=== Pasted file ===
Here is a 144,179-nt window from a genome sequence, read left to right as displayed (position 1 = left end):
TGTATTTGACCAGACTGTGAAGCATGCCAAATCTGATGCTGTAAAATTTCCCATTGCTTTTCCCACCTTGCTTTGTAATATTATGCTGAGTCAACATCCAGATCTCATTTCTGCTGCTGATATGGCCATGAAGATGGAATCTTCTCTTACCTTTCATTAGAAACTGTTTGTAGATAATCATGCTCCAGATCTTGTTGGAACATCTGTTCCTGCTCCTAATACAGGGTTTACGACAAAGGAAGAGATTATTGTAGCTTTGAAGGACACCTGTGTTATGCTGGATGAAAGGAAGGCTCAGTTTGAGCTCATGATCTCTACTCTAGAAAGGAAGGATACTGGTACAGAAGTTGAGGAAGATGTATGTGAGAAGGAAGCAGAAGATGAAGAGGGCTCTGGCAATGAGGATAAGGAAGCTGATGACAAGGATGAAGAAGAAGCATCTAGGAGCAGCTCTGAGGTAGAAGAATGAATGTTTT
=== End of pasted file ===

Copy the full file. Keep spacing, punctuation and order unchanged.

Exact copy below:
Here is a 144,179-nt window from a genome sequence, read left to right as displayed (position 1 = left end):
TGTATTTGACCAGACTGTGAAGCATGCCAAATCTGATGCTGTAAAATTTCCCATTGCTTTTCCCACCTTGCTTTGTAATATTATGCTGAGTCAACATCCAGATCTCATTTCTGCTGCTGATATGGCCATGAAGATGGAATCTTCTCTTACCTTTCATTAGAAACTGTTTGTAGATAATCATGCTCCAGATCTTGTTGGAACATCTGTTCCTGCTCCTAATACAGGGTTTACGACAAAGGAAGAGATTATTGTAGCTTTGAAGGACACCTGTGTTATGCTGGATGAAAGGAAGGCTCAGTTTGAGCTCATGATCTCTACTCTAGAAAGGAAGGATACTGGTACAGAAGTTGAGGAAGATGTATGTGAGAAGGAAGCAGAAGATGAAGAGGGCTCTGGCAATGAGGATAAGGAAGCTGATGACAAGGATGAAGAAGAAGCATCTAGGAGCAGCTCTGAGGTAGAAGAATGAATGTTTT